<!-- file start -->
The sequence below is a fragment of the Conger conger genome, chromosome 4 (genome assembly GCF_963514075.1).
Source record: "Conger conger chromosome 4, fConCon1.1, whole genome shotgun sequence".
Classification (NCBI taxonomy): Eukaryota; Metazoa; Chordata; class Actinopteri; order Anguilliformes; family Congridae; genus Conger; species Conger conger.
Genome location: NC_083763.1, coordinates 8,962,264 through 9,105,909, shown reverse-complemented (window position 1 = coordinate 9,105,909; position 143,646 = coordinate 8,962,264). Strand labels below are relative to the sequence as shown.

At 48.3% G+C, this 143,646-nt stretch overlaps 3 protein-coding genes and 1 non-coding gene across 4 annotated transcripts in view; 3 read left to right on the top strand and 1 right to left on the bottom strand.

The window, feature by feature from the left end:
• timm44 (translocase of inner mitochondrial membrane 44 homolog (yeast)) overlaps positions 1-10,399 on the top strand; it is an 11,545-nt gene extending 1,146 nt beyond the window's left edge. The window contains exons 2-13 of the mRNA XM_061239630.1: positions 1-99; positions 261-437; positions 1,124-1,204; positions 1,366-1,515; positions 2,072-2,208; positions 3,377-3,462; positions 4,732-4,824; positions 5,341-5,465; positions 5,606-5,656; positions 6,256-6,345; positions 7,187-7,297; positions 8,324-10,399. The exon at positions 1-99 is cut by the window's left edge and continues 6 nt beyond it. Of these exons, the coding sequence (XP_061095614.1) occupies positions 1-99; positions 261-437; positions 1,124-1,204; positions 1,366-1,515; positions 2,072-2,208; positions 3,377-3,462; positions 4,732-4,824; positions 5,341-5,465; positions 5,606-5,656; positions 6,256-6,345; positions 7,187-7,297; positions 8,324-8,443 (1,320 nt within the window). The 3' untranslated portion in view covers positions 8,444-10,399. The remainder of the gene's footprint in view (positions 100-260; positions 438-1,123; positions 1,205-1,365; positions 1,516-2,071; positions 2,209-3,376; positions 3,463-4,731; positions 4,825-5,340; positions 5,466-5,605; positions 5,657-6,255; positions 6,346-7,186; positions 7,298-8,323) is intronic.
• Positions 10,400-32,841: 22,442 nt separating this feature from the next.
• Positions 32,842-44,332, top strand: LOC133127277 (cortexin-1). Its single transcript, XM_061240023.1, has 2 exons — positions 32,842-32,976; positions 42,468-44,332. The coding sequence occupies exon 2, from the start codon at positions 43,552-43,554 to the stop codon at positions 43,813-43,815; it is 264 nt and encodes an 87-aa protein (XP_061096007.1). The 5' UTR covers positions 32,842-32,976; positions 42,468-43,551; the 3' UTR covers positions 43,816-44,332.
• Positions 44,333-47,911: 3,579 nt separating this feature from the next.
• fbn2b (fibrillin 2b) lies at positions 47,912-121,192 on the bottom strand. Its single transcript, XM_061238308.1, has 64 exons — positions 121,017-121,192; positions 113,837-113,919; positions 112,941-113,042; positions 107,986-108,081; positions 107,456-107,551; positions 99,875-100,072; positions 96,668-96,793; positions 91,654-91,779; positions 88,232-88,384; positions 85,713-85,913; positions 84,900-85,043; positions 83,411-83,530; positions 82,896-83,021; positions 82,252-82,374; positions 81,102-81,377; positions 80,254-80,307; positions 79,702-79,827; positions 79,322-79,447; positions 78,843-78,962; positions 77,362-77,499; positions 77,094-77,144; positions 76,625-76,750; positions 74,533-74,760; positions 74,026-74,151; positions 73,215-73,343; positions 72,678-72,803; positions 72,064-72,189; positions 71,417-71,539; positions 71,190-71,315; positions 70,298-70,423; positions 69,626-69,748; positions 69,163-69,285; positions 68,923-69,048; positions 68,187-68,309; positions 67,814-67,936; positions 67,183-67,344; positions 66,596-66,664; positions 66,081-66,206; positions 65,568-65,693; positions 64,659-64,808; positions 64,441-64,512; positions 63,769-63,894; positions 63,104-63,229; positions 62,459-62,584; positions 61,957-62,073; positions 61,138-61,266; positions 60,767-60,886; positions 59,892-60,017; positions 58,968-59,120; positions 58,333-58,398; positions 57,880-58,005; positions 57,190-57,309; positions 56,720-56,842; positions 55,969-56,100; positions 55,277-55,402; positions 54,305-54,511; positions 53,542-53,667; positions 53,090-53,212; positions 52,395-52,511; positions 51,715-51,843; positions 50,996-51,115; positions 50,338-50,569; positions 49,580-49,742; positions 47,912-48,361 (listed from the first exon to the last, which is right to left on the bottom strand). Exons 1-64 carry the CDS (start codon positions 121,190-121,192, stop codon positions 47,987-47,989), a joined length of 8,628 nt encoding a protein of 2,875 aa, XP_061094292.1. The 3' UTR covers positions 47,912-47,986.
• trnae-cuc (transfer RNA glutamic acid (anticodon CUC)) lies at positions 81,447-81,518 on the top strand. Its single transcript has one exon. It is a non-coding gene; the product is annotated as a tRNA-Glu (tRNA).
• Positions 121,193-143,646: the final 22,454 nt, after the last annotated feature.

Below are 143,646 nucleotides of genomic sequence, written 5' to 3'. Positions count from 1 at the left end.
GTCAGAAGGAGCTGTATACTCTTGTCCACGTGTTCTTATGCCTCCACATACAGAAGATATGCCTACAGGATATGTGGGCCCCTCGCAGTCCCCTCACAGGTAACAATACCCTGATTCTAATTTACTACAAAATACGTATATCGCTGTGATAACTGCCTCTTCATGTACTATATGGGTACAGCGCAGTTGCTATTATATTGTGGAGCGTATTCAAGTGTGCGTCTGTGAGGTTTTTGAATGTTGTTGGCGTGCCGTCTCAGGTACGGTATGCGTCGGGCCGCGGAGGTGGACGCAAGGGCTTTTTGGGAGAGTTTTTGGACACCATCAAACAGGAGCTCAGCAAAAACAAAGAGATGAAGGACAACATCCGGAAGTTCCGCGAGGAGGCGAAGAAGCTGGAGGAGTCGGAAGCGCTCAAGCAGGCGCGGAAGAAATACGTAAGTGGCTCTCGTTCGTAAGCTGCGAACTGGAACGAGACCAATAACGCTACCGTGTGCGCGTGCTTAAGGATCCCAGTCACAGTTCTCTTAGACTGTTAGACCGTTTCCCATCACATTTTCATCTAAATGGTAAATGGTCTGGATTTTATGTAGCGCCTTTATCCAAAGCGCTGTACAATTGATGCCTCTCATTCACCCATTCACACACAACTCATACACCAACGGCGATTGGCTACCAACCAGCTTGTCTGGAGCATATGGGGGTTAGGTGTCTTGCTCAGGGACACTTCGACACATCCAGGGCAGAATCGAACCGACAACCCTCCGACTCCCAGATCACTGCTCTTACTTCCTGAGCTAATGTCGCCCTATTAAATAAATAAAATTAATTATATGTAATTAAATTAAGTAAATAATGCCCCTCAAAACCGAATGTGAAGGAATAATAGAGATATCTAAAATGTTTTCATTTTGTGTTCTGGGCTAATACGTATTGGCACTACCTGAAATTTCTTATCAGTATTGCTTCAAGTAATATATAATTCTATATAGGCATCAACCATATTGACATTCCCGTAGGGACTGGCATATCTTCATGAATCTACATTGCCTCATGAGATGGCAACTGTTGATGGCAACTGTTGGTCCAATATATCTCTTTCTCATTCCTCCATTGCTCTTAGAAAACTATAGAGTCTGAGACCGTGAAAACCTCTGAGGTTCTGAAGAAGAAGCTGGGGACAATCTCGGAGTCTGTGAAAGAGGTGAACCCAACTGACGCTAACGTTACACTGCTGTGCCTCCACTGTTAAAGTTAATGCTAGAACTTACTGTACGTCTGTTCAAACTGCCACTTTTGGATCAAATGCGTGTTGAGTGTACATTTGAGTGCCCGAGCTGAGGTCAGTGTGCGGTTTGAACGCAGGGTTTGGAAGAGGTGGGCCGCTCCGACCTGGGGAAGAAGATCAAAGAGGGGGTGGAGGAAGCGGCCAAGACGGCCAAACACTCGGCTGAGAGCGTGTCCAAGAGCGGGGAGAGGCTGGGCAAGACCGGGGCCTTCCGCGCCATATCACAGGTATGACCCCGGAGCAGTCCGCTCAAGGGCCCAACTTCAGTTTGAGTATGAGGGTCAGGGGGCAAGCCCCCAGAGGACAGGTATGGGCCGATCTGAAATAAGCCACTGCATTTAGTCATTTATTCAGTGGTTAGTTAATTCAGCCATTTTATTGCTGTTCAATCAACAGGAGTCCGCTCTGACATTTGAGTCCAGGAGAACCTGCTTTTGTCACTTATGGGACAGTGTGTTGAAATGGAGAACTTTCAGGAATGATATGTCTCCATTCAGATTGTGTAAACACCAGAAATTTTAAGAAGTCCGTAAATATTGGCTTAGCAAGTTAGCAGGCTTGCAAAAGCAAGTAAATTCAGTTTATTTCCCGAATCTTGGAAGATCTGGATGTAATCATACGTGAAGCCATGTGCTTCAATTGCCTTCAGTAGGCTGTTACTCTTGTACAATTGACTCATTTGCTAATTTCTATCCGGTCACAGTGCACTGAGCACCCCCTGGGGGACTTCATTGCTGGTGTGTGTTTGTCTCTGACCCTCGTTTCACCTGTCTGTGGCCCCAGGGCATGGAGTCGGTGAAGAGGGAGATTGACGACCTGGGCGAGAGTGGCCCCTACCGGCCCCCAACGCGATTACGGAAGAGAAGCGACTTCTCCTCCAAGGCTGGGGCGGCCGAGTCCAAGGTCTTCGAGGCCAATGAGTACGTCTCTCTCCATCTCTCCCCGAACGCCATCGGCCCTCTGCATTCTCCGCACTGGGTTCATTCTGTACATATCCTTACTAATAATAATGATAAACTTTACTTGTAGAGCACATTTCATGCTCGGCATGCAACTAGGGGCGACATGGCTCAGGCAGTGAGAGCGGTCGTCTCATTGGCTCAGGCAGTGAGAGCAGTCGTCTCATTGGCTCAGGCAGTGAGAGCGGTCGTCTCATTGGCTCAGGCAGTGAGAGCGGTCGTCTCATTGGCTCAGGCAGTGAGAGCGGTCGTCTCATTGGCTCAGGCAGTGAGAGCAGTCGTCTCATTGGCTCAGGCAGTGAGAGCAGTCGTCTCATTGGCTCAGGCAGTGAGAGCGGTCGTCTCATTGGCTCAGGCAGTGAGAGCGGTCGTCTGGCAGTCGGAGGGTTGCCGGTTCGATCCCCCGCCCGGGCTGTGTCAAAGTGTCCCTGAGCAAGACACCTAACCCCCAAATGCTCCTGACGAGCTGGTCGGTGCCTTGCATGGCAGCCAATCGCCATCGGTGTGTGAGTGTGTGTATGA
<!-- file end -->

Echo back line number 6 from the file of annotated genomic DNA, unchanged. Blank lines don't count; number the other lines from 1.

The window, feature by feature from the left end: